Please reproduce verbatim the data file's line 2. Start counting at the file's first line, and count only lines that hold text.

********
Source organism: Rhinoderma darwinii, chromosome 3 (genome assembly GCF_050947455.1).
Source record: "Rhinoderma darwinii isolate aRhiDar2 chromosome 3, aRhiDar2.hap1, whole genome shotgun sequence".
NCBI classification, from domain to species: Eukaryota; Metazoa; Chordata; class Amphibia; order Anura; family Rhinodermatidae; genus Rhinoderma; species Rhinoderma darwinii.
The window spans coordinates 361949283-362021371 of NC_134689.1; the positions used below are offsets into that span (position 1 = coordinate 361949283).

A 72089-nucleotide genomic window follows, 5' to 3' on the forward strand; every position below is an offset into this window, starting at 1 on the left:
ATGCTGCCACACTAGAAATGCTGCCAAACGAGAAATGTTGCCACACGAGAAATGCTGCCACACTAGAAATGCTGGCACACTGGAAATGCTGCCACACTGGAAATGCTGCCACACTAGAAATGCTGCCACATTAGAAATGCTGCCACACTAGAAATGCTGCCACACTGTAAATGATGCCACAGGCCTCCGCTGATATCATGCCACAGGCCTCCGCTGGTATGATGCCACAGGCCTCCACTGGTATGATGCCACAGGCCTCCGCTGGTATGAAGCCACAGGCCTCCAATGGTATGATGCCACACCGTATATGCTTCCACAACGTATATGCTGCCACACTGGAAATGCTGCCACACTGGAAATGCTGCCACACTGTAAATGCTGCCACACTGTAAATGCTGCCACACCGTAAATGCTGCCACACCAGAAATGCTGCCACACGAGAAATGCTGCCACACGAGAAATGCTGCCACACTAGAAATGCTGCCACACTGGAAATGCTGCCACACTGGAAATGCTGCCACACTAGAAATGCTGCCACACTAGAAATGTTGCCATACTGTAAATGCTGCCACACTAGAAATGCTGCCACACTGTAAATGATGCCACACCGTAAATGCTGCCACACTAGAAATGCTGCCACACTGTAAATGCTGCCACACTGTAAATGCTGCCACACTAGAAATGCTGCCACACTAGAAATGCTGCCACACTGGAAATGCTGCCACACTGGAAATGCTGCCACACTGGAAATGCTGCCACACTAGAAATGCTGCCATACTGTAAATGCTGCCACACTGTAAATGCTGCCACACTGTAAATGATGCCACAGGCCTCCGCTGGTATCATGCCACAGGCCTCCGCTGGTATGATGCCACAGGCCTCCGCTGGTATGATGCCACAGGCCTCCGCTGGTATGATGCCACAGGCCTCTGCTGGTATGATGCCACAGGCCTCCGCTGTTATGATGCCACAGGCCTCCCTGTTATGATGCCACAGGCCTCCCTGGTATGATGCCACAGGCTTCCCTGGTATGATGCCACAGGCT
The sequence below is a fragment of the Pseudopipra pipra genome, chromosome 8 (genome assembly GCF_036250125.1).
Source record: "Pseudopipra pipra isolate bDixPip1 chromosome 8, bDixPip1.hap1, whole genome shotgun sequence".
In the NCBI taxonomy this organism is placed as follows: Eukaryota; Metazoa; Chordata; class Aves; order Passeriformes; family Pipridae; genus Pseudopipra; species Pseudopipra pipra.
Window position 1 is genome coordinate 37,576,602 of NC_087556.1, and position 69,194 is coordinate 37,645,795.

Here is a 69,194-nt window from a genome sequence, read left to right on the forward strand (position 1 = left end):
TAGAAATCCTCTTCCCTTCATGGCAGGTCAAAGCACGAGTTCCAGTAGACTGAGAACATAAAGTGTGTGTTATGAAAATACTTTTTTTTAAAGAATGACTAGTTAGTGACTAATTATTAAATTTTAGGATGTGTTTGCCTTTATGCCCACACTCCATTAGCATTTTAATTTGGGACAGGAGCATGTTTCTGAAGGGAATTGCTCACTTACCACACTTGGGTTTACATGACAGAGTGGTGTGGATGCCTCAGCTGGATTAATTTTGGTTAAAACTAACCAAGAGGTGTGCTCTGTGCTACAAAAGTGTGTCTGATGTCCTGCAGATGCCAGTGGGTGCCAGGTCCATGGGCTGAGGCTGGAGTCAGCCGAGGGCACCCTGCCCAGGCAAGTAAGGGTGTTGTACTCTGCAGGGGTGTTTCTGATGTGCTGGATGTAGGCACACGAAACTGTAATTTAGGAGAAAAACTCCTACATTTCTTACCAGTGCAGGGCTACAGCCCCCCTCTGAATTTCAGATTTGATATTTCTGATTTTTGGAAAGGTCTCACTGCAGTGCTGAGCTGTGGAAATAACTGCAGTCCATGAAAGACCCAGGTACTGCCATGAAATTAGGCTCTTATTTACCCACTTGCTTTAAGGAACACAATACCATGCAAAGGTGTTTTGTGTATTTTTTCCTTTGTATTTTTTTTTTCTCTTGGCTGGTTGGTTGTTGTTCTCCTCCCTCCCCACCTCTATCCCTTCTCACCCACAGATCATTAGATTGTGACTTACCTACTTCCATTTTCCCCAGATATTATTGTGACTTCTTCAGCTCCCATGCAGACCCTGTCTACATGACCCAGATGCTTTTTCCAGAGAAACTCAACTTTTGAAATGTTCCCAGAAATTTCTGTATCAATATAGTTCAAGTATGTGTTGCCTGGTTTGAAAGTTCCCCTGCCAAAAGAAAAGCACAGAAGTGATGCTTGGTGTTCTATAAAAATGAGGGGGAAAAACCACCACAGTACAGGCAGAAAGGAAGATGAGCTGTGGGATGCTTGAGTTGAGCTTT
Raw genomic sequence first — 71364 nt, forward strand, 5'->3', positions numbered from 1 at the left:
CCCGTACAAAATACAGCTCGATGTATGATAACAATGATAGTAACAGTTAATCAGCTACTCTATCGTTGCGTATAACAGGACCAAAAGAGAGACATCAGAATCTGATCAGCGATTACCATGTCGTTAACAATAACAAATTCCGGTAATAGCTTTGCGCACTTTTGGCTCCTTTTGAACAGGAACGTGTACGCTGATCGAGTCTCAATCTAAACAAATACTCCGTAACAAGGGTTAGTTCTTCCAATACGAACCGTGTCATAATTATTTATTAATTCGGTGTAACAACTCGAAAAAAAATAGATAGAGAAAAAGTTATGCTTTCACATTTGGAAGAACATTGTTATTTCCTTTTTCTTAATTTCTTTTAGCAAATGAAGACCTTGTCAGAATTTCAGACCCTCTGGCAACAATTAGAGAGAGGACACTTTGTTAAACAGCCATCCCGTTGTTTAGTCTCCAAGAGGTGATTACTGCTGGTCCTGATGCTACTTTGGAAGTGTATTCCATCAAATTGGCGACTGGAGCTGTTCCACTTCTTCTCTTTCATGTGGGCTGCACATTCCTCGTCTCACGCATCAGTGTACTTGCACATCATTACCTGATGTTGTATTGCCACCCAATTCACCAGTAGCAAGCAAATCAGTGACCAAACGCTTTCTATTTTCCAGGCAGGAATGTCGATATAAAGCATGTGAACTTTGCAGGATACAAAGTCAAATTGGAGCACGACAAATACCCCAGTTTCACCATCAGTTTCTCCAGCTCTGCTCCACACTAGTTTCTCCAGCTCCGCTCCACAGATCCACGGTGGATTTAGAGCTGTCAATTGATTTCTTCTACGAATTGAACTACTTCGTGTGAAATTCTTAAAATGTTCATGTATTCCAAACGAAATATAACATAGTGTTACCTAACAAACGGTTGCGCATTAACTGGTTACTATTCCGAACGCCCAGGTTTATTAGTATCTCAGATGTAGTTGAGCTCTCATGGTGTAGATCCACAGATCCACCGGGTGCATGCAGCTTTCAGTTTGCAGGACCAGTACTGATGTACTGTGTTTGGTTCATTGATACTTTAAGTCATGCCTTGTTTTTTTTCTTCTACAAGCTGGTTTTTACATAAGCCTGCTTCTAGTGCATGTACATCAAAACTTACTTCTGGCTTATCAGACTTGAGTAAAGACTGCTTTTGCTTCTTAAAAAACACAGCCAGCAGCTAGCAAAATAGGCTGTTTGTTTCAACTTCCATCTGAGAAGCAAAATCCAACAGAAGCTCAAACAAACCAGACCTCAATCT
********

Source record: "Rhinoderma darwinii isolate aRhiDar2 chromosome 3, aRhiDar2.hap1, whole genome shotgun sequence".